Rising in all its embellished grandeur behind the Neptune Fountain, the Artus Court is perhaps the single best-known house in Gdańsk. The court has been an essential stop for passing luminaries ever since its earliest days, and a photo display in the entrance shows an enviable selection of famous visitors, from King Henry IV of England to a host of contemporary presidents. It was comprehensively destroyed during WWII but was painstakingly restored from old photographs and historical records.
Built in the middle of the 14th century, the court was given its monumental facade by Abraham van den Block in the 1610s. Inside, there’s a huge hall topped by a Gothic vault supported on four slim granite columns, decorated with hunting murals and dominated by a vast painting depicting the Battle of Grunwald. Wealthy local merchants used the building as a communal guildhall, holding meetings, banquets and general revelries in the lavishly decorated interior.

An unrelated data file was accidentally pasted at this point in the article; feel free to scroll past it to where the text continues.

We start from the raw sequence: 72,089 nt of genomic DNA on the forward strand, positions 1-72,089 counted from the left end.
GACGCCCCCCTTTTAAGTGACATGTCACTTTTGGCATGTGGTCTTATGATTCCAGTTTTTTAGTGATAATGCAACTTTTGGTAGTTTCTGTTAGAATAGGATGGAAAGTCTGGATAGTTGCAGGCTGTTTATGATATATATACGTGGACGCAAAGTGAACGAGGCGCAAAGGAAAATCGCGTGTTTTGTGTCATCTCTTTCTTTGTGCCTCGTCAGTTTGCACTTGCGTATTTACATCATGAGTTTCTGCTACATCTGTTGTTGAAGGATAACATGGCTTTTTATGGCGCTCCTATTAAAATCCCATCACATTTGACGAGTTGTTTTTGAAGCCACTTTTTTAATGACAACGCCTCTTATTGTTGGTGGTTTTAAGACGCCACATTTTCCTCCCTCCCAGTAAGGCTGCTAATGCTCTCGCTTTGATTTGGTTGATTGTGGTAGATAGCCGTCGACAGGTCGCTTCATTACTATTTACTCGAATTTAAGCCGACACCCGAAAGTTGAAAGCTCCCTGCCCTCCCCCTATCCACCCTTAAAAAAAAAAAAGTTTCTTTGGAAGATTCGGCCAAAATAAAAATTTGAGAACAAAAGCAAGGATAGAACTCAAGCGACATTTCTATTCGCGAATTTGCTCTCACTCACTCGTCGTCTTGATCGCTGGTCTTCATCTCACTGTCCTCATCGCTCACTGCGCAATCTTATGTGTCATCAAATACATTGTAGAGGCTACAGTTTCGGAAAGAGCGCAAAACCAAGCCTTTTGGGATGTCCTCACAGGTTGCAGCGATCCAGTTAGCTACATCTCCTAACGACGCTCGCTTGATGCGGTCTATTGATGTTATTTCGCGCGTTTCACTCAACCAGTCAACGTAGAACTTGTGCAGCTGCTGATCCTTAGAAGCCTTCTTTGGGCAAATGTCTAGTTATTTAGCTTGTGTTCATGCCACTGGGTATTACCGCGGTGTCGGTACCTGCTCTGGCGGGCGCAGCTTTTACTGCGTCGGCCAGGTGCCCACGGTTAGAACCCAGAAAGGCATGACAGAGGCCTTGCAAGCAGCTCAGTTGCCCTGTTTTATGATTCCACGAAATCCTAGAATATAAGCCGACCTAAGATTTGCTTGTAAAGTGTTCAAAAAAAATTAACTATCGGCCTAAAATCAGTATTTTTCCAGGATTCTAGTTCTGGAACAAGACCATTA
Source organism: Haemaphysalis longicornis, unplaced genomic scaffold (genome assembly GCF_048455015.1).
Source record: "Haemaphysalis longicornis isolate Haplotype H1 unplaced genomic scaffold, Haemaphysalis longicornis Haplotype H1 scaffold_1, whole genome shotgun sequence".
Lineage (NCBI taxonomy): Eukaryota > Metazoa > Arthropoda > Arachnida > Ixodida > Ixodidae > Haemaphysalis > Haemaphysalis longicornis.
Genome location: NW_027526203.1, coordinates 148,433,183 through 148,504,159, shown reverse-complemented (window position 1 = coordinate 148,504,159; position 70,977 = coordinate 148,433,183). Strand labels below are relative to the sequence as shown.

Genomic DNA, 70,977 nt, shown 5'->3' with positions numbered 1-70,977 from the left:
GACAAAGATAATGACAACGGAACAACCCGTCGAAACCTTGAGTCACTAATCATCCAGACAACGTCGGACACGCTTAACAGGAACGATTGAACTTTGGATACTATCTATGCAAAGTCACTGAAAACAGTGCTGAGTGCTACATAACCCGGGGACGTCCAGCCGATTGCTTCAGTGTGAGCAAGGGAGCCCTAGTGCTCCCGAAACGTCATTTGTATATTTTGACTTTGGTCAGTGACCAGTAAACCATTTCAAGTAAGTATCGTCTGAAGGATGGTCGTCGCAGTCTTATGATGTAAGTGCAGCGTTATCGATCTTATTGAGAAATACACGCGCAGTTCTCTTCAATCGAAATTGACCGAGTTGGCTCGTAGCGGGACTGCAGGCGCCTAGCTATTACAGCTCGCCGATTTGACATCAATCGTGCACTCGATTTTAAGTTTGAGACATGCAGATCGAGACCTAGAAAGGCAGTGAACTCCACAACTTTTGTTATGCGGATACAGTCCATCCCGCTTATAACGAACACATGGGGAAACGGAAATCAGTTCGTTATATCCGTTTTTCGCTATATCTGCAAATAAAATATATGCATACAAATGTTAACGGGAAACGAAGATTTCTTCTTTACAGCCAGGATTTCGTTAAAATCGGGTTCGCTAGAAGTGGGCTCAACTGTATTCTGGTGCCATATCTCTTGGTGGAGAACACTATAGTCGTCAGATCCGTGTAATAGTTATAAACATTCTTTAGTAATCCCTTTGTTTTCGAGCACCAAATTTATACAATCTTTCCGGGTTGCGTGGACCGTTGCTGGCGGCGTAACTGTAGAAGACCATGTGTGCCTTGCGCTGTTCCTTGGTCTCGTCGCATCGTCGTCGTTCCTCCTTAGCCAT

The plainly renovated upper floors hold a selection of historical exhibits, including a photographic ‘simulacrum’ of how the great hall would have looked at its peak, a breathtaking spectacle.
One unique feature of the interior is its giant Renaissance tiled stove, standing in the corner of the hall and almost touching the ceiling. It’s reputedly the highest stove of its kind in Europe containing 520 tiles, 437 of which are originals.